Monday, September 1, 2008

The Energy Crisis: A Dawn Article

Circular debt, looming defaults - An Extract:

"At the heart of problem is non-payment of arrears by public sector companies and government entities. The receivables of Pakistan Electric Power Company (Pepco) and its allied power companies have gone beyond Rs150 billion. Karachi Electric Supply Company (Kesc) has been holding over Rs56 billion payments to Pepco while arrears payable by Federally Administered Tribal Areas have gone beyond Rs75 billion as of July 31. The federal government, provinces, AJK and some public sector corporations together owe another Rs18 billion to electricity distribution companies.

In return, the Pepco and Kesc have accumulated payables of about Rs100 billion. Of this, Pepco has to pay about Rs64 billion to IPPs, limiting their capacity to purchase fuel oil and hence run on less than half of their capacity. The Pepco also has to pay about Rs10 billion and Rs8 billion each to oil and gas companies respectively. The problem is that unless the public sector clears electricity bills of distribution companies, they would not be able to release finances to the IPPs and oil and gas companies.

On top of that is the government’s inability to clear over Rs84 billion dues to the oil companies and refineries on account of price differential claims.

The PDC amount might have been much higher but the burden has been replaced with even more expensive borrowing from the commercial banks. So far, the government has paid about Rs50 billion to the oil companies and refineries by arranging syndicated loans from the market. PSO has over Rs25 billion of receivables from Pepco and IPPs.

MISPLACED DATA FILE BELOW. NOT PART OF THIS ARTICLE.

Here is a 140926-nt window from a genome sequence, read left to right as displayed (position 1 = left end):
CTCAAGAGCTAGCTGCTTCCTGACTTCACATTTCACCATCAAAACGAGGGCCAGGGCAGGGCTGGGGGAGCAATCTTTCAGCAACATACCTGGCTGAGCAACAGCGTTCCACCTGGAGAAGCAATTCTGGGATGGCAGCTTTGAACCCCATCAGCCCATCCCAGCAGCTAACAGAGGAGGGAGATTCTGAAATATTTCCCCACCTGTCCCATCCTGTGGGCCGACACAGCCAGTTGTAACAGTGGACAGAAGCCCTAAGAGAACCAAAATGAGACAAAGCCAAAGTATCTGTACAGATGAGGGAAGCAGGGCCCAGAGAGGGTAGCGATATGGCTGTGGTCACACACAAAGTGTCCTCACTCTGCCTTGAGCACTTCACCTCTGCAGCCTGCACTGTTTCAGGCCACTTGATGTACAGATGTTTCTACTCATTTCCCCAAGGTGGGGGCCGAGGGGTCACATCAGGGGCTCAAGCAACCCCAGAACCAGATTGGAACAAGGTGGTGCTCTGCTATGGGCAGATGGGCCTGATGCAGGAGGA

Since, the government has not been able to liquidate petroleum differential claims (PDCs), the oil marketing firms have also informed the government about their inability to make payments to the oil refineries. This is despite the fact that oil marketing companies have reported 20 per cent higher fuel consumption during the current month.

“This is the re-emergence of the energy sector inter-corporate debt that we used to have in the early 1990s. The situation is even worse today”, said a senior official in the ministry of finance dealing with the chronic problem.

The situation is such that the energy sector crisis could worsen in the short-run in the kind of disruption in oil supplies and much higher scale of load shedding at least for another year. In the longer run, the budget deficit may go beyond eight per cent of GDP by end of current year.


Above information is correct. Rather than previously thought, the energy crisis is not because of shortage of installed power generating capacity due to growth in demand (Pakistan had excess generating capacity till a few years ago and WAPDA needed to make guaranteed capacity payments to IPPs without buying any electricity at times), but solely due to the fact that the promised price differential claims to the Oil Marketing Companies (to keep the petroleum prices artificially low) were withheld since the past two years. These had previously been paid through direct central basnk borrowing, which is very inflationary, and began to be withheld when inflation started to spiral. This resulted in the power generation companies cutting down on production since they just don't have the funds to purchase furnace oil.

Instead of direct central bank borrowing to pay for subsidies, the Government should have widened the direct taxes base - and introduced Capital Gains on speculative investments including real estate and equity markets. That would not have burdened the poor with rampaging kitchen-items inflation plus sharply escalating energy costs now. That choice however was not adopted due to powerful investor lobbies.

There's little the present Government can do, other than hike fuel prices and other revenue areas drastically to be able to clear arrears and get the full generating capacity on the grids again - and there will not be any load-shedding.

But can they do it? The social consequences can be disastrous politically, other than placing even electricity/transport out of reach

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